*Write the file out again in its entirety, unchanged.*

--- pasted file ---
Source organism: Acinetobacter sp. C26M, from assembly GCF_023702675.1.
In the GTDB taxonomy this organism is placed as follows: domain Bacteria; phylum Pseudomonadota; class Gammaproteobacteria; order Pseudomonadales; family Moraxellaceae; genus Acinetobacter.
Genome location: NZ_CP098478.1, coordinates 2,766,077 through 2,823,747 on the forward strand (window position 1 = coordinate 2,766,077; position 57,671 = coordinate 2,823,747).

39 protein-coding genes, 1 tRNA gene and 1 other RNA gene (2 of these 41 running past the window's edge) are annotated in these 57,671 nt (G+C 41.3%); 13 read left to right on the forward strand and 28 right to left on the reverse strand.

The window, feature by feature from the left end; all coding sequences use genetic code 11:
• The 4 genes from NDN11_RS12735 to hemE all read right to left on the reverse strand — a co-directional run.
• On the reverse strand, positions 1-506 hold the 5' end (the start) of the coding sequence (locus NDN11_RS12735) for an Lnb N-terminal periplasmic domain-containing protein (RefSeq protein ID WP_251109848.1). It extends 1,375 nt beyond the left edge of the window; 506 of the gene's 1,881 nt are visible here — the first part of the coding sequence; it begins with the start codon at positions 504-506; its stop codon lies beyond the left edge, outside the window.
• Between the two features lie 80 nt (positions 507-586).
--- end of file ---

Source organism: Acinetobacter sp. C26M, from assembly GCF_023702675.1.
In the GTDB taxonomy this organism is placed as follows: domain Bacteria; phylum Pseudomonadota; class Gammaproteobacteria; order Pseudomonadales; family Moraxellaceae; genus Acinetobacter.
Genome location: NZ_CP098478.1, coordinates 2,766,077 through 2,823,747 on the forward strand (window position 1 = coordinate 2,766,077; position 57,671 = coordinate 2,823,747).

39 protein-coding genes, 1 tRNA gene and 1 other RNA gene (2 of these 41 running past the window's edge) are annotated in these 57,671 nt (G+C 41.3%); 13 read left to right on the forward strand and 28 right to left on the reverse strand.

The window, feature by feature from the left end; all coding sequences use genetic code 11:
• The 4 genes from NDN11_RS12735 to hemE all read right to left on the reverse strand — a co-directional run.
• On the reverse strand, positions 1-506 hold the 5' end (the start) of the coding sequence (locus NDN11_RS12735) for an Lnb N-terminal periplasmic domain-containing protein (RefSeq protein ID WP_251109848.1). It extends 1,375 nt beyond the left edge of the window; 506 of the gene's 1,881 nt are visible here — the first part of the coding sequence; it begins with the start codon at positions 504-506; its stop codon lies beyond the left edge, outside the window.
• Between the two features lie 80 nt (positions 507-586).